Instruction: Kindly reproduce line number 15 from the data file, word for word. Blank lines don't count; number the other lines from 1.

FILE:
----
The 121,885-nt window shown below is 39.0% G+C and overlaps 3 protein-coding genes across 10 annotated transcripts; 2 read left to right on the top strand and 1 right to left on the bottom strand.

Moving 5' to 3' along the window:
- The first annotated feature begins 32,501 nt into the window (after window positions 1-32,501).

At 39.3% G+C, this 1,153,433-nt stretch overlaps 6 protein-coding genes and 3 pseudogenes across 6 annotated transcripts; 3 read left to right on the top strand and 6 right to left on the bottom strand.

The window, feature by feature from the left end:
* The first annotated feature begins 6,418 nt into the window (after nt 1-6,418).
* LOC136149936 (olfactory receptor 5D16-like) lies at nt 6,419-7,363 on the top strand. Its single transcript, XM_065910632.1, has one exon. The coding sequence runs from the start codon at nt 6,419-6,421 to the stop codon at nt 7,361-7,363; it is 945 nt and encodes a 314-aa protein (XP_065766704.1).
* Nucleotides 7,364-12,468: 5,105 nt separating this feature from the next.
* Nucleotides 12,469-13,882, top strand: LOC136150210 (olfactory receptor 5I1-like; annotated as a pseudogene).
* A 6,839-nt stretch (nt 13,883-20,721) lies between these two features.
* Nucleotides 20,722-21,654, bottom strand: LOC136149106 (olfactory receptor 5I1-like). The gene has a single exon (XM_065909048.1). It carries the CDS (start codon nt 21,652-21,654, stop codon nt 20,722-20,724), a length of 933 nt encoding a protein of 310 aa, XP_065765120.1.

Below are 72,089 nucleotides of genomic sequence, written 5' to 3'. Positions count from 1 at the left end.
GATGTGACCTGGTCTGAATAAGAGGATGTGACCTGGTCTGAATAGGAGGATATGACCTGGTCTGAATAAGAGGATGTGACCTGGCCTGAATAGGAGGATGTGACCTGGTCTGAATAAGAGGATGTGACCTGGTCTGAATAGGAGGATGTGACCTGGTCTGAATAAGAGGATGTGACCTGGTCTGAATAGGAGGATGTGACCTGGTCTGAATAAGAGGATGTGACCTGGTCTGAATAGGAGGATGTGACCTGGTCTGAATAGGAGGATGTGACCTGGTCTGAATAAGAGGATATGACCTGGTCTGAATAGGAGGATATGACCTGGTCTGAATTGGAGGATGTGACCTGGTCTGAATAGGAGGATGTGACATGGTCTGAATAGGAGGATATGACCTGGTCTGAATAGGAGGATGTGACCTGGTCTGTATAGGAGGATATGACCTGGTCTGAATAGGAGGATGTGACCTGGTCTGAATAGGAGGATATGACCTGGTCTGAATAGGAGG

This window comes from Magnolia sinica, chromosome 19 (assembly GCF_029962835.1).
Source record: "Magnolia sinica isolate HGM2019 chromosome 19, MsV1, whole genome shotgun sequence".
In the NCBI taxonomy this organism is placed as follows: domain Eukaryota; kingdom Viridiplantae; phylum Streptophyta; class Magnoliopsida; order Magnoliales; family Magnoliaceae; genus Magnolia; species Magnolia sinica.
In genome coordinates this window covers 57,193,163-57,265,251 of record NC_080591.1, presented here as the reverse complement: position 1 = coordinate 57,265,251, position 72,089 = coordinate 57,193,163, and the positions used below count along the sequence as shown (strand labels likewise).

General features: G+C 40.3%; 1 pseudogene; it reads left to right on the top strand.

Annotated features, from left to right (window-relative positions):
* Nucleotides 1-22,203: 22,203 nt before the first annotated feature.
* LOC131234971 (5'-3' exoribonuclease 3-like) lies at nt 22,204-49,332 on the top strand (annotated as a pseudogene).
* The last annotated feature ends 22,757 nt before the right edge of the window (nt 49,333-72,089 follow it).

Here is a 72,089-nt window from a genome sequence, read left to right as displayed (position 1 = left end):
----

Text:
Source record: "Magnolia sinica isolate HGM2019 chromosome 19, MsV1, whole genome shotgun sequence".